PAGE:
Morgan Stanley was the lead underwriter on Snap's (NYSE:SNAP) initial public offering. The investment bank made $25.7 million in fees for underwriting 60 million Snap shares at its IPO. Then, 25 days later (after the quiet period ended), the research arm of the bank gave Snap shares an overweight rating and a $28 price target.

Earlier this week, Morgan Stanley's analysts changed their tune. Lead analyst Brian Nowak told investors, "We have been wrong about SNAP's ability to innovate and improve its ad product this year," downgrading the stock to equal-weight and its price target to just $16 -- notably below Snap's $17 IPO price.

Here's exactly where the analysts went wrong.

"Snap Inc." on a yellow background.

Image source: Snap

Advertisers aren't actually reaching many millennials

Snap's young user base is extremely attractive to brand advertisers hoping to hook 'em young. But ads won't do businesses any good if nobody's looking at them.

"Our latest industry conversations indicate many advertisers are struggling to develop [Snap] ad units with sufficient completion rates and consistent return on investment. Lower ROI holds back incremental ad dollars," Nowak said.

Sixty-nine percent of Snapchat users skip ads "always" or "often," according to a survey from Fluent conducted earlier this year. That number climbs to 80% when focusing specifically on the millennial audience Snap likes to tout.

Snap has tried to teach advertisers how to make ads that fit in with organic Snapchat content in order to help resolve the problem. Whether users will respond better remains to be seen.

Ad measurement is lacking

Snap has been making efforts to improve its ability to help advertisers measure their return on investment, but it's still lagging behind competitors like Facebook (NASDAQ:FB). Still, Nowak was unimpressed. "Ad ROI measurability has not improved as much as we had hoped or as much as expected by agencies this year," he wrote.

Snapchat lacks tools that allow advertisers to determine which ad campaigns produce the best return on investment for their dollar. Facebook, comparatively, allows advertisers to segment users into lookalike groups to run different ad campaigns and determine the best. Until Snap develops better measurement tools, it'll be difficult for it to attract more ad dollars from its existing advertisers.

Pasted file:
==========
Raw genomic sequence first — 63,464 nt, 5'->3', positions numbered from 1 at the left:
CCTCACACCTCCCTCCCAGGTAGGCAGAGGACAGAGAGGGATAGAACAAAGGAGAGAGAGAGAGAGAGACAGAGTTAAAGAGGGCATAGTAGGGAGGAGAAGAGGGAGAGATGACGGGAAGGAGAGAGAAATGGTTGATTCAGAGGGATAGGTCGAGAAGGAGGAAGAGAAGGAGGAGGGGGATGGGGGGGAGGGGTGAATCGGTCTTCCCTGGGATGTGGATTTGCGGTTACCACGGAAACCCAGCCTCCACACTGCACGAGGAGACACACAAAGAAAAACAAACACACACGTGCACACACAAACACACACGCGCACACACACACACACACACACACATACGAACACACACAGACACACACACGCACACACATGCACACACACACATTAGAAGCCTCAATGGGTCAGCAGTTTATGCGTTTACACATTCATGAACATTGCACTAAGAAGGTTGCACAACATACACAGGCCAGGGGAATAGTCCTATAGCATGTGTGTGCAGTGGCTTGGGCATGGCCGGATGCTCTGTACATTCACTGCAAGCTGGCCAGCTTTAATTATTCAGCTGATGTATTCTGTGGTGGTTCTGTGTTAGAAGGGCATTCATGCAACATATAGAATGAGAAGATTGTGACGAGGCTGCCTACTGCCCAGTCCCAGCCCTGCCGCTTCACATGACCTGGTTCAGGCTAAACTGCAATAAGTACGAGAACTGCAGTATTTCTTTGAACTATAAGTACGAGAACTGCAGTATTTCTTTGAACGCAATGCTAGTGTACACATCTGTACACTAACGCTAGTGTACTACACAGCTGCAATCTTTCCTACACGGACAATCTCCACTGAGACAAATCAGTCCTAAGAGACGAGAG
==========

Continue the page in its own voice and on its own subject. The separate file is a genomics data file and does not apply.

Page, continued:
Snapchat's self-serve platform is slow to roll out

Nowak also expressed concern over the slow roll out of Snapchat's self-serve ad platform. His team originally expected the platform to be fully launched by early 2017. Now, they don't expect it to fully scale until late 2017 or early 2018.

The self-serve platform is an important step to help leverage Snapchat's sizable audience and reduce operating expenses. Facebook's self-serve platform allowed it to scale to 5 million active advertisers over time and become less reliant on a sales force to grow ad sales. Snap is currently almost entirely dependent on direct sales of its advertising, reducing its operating margin.

The competition is tougher than anticipated

Instagram launched Instagram Stories last summer, and it's quickly grown to 250 million daily users. Facebook has also copied the format to its other three major apps: Facebook, Messenger, and WhatsApp.

"We believe Instagram is likely to be more disruptive than previously expected as our industry conversations indicate that Instagram is giving advertisers sponsored lenses for free," Nowak wrote in his note.

Facebook's aggressiveness in co-opting Snapchat appears to have slowed down the latter's adoption. User growth disappointed investors in the first quarter, and reports from SensorFlow show app downloads are down 15% to 30% year over year. Nowak is therefore reducing his estimates for daily users by the end of 2017 and 2018 to 182 million and 198 million, respectively. That's down from 185 million and 204 million.

There were plenty of warning signs ahead of Snap's IPO, but the company has failed to make much progress in the four months since. As such, Morgan Stanley's downgrade is warranted, and should give investors an idea of what to look for when management reports earnings and speaks at conferences.

This article represents the opinion of the writer, who may disagree with the “official” recommendation position of a Motley Fool premium advisory service. We’re motley! Questioning an investing thesis -- even one of our own -- helps us all think critically about investing and make decisions that help us become smarter, happier, and richer.